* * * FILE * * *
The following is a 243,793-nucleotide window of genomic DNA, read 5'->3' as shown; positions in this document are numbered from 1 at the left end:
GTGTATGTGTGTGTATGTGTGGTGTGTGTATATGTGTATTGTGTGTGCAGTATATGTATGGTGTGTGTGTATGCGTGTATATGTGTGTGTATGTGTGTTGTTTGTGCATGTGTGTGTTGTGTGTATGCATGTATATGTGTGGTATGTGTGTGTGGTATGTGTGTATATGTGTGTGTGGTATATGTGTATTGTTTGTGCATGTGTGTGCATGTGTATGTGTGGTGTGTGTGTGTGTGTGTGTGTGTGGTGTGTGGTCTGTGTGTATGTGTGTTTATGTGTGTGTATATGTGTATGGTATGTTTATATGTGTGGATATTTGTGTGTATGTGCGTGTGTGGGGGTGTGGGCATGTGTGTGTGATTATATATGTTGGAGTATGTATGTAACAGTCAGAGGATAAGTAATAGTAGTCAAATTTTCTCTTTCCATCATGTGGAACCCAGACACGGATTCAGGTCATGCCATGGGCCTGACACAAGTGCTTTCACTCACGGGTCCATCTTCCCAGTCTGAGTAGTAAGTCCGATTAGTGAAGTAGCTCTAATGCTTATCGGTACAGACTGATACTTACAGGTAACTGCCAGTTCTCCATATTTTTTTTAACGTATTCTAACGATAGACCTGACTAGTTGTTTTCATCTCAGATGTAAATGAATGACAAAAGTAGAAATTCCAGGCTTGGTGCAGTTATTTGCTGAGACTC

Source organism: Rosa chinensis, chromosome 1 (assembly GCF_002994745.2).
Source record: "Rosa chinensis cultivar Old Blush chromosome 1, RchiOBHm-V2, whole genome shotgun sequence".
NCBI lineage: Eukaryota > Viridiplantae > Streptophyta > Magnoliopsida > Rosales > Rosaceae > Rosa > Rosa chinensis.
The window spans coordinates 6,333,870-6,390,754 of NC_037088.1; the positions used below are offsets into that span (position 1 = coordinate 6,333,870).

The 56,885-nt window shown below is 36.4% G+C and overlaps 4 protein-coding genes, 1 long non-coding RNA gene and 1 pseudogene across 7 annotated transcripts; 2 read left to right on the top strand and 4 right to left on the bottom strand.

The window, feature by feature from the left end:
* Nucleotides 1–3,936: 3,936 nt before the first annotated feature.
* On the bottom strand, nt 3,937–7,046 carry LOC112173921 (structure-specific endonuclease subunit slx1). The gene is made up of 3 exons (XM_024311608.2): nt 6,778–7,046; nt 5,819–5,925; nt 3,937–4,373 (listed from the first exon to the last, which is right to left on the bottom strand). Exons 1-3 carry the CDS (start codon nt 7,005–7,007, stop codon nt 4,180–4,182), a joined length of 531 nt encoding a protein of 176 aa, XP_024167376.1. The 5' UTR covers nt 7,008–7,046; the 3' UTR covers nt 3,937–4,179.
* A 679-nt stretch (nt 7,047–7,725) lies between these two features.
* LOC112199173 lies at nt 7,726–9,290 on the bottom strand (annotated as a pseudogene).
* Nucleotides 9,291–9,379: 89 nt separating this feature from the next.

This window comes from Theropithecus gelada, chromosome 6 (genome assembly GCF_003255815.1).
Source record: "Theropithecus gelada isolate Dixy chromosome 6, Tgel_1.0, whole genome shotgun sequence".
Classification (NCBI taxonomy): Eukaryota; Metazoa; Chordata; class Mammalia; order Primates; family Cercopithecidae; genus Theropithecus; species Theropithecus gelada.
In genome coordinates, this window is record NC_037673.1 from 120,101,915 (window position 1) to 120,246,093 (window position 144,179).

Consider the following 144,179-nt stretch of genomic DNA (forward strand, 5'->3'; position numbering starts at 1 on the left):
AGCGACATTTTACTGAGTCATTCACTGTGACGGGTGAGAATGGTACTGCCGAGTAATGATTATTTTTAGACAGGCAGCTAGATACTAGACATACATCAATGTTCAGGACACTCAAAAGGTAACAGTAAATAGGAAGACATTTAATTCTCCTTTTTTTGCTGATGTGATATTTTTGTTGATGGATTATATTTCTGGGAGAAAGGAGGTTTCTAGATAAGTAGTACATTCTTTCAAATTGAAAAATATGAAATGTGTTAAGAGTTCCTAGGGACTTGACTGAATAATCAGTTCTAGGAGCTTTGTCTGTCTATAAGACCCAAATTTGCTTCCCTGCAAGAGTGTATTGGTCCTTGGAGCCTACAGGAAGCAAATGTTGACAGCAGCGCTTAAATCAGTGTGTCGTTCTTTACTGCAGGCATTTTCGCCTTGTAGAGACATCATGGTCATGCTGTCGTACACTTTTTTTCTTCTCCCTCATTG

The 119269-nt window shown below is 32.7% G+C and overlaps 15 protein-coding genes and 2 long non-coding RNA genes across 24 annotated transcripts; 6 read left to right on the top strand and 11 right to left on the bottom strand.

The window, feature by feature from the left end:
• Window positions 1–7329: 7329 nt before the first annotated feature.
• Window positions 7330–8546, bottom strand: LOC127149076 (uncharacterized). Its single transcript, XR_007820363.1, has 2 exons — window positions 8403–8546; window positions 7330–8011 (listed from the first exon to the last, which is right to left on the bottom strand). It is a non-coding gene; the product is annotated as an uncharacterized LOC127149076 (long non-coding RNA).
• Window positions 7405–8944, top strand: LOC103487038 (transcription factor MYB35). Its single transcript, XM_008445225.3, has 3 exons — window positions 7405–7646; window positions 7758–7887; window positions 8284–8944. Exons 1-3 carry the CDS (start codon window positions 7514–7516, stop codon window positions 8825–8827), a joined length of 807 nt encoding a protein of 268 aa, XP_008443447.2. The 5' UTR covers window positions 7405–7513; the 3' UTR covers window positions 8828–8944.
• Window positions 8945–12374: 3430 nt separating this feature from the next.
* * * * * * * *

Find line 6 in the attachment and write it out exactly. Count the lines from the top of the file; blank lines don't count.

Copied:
The window spans coordinates 6,333,870-6,390,754 of NC_037088.1; the positions used below are offsets into that span (position 1 = coordinate 6,333,870).